They are almost always done protected by vehicles and fences. However, walking safaris are presented as the best alternative for those seeking more adrenaline or simply getting to know the environment up close.
For most travelers, a safari is a once-in-a-lifetime trip, an epic splurge underscored by ultra-luxurious accommodations, sublime food, sunsets and guided wildlife viewing from the comfort of an oversized 4x4. But this classic narrative is changing in select destinations as game drives compete with a growing number of action-packed walking safaris, inviting travelers to become one with the animal kingdom. Relying on highly trained naturalists, adventurers can now engage in conscious encounters with some of the world's most incredible animals beyond the confines of a Land Rover.
1. Mountain gorillas in the Volcanoes National Park, Rwanda
In the northern reaches of Rwanda, 12 customary gorilla troops inhabit the mystical mist-shrouded mountains of Volcanoes National Park. Through special permits, visitors can embark on guided hikes in search of the largest living primates on Earth, ultimately resulting in an hour of face-to-face time with these critically endangered animals. With newborns in some troops, multiple silverbacks in others, each family is unique in size and dynamics. And given the constant movement of gorillas within this land of plenty, the hikes range from an easy two-hour drive along the hills to a near-vertical half-day climb through dense, nettle-covered forest, No two are the same.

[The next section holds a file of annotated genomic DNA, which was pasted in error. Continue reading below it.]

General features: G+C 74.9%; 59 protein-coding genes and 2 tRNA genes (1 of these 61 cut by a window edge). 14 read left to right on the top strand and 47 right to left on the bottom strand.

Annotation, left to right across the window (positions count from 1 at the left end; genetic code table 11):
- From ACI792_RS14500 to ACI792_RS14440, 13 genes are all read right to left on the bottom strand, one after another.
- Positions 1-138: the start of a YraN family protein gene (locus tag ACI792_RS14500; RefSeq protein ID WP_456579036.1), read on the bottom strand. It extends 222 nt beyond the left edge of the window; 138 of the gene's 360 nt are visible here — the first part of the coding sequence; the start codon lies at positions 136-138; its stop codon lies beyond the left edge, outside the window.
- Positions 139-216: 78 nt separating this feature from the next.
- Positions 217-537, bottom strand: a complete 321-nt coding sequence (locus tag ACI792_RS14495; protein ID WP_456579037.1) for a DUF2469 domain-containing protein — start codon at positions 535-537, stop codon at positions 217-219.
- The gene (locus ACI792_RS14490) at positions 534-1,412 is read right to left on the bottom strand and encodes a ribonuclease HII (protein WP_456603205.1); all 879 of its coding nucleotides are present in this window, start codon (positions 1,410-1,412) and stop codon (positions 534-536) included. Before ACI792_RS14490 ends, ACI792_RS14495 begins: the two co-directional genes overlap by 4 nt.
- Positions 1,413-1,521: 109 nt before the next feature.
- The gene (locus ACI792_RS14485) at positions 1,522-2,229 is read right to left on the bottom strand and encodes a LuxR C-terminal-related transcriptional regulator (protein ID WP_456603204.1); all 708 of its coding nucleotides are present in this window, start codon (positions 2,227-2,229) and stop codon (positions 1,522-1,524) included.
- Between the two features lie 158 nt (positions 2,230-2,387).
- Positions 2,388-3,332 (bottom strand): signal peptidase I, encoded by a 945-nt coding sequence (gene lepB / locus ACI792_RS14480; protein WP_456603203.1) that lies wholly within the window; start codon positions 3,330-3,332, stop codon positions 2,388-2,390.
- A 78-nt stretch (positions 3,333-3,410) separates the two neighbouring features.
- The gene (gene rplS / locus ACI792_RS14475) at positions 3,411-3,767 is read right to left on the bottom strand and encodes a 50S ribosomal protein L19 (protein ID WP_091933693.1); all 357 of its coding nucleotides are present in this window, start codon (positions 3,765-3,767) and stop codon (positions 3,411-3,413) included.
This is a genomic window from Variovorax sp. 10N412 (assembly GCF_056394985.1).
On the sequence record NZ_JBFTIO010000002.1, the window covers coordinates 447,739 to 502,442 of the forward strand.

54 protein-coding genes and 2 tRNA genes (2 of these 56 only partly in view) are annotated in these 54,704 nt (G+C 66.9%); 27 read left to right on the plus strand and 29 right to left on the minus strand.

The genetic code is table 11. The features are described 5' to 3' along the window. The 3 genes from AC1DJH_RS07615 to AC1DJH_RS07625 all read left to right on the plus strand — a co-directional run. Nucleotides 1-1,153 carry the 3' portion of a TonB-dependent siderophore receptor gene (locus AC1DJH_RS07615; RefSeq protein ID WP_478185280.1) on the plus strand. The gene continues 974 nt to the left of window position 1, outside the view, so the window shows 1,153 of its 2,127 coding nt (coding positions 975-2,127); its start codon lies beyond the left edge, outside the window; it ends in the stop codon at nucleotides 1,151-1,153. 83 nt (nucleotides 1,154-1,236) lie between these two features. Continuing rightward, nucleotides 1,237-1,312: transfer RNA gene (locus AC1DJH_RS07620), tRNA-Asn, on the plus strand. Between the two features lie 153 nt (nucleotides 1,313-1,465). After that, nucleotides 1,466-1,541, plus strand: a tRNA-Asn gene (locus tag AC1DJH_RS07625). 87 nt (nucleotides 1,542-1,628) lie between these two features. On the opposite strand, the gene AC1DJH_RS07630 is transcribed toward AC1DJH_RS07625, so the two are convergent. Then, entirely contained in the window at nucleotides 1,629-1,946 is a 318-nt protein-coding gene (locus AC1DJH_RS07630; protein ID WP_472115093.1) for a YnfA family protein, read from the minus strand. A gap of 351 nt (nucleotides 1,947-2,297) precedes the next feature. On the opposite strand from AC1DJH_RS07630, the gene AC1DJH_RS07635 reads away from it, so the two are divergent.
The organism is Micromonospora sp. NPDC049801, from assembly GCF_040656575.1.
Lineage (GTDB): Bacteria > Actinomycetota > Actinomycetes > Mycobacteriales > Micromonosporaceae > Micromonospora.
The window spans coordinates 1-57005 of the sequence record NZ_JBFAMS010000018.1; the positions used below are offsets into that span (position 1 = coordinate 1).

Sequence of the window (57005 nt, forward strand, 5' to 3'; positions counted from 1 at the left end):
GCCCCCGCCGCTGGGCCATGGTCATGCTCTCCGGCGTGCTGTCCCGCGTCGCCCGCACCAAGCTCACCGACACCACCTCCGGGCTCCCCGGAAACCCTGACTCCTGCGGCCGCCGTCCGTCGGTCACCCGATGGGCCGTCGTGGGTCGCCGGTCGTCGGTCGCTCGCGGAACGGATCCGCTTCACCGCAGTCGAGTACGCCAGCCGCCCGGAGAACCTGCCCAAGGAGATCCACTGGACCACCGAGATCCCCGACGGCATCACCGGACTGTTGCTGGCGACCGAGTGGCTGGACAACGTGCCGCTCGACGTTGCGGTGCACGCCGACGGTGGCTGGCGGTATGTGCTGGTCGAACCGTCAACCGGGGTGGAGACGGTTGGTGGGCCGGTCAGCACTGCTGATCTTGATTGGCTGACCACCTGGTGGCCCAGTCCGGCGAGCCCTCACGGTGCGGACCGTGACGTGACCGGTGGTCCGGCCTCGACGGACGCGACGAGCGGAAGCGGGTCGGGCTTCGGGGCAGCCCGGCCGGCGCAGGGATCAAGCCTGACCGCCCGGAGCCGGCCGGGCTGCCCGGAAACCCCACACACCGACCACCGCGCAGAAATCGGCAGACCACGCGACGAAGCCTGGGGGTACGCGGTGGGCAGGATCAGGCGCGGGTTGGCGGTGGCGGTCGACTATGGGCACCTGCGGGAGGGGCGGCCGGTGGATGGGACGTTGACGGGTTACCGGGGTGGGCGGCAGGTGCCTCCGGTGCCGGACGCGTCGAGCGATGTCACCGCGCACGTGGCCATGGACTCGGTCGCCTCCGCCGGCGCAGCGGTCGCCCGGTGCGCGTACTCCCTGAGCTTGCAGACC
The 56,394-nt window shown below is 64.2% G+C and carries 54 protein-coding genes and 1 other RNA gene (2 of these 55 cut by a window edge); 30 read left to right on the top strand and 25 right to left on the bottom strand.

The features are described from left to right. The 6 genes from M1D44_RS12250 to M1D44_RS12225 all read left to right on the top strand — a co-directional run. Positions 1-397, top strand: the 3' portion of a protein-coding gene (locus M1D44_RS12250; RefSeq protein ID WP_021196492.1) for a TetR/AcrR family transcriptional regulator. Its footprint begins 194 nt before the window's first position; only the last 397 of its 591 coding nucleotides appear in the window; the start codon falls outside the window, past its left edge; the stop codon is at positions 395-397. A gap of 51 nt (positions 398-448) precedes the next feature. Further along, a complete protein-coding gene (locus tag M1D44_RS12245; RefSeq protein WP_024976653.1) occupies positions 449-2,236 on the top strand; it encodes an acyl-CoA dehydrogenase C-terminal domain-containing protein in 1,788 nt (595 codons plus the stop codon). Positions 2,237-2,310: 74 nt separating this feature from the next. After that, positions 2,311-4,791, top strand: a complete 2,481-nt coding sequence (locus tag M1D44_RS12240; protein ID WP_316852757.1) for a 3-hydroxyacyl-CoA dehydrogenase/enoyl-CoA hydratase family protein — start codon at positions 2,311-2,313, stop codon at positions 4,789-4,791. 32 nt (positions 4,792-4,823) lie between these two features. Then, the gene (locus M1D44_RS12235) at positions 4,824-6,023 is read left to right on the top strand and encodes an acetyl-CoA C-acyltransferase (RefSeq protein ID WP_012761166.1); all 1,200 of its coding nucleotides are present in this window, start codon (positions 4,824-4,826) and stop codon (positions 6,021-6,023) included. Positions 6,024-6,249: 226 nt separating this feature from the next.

2. African icons in South Luangwa National Park, Zambia
Zambia's South Luangwa National Park is considered the birthplace of the African walking safari, begun around the 1960s, and is arguably still the best place to participate in adrenaline-pumping days of communing with elephants, sighting of lions, roam among giraffes and have lunch with zebras. Of note, The Bushcamp Company operates six intimate tent camps throughout the national park: Bilimungwe, Chamilandu, Zungulila, Kapamba, Kuyenda and Chindeni, where walking safaris top the daily agenda. Additionally, guests can travel between five of the campsites as extended walking safaris, thus traversing as much of South Luangwa's diverse terrain as possible while maximizing wildlife sightings.
3. Polar bears in Hudson Bay, Canada
Although climate change has affected polar bears globally, there is still one region where the Arctic's most famous residents still thrive: western Hudson Bay, north of Churchill, Canada. Here, a healthy resident population of roughly 1,000 polar bears rule the tidal flats and grasslands, and one provider, Churchill Wild, has the exclusive permissions to track these apex predators on foot. Churchill Wild offers walking safaris twice a day, starting from a trio of aerial shelters, to see the furry white giants. Although bears have a reputation for being ferocious, there has not been a single injury to either humans or bears, thanks to the intelligence and skills of experienced guides.
4. Meerkats in the Kalahari desert, southern Africa
Bursting with personality and cuteness, meerkats are as superstars in real life as they are on television. Among the prolific colonies scattered throughout the Kalahari desert (which transcends Botswana and South Africa), a handful have become accustomed to human presence over the decades, allowing us to observe their daily routines of foraging, burrows, babysitting and predator hunting, all while enjoying the symphony of their vocalizations.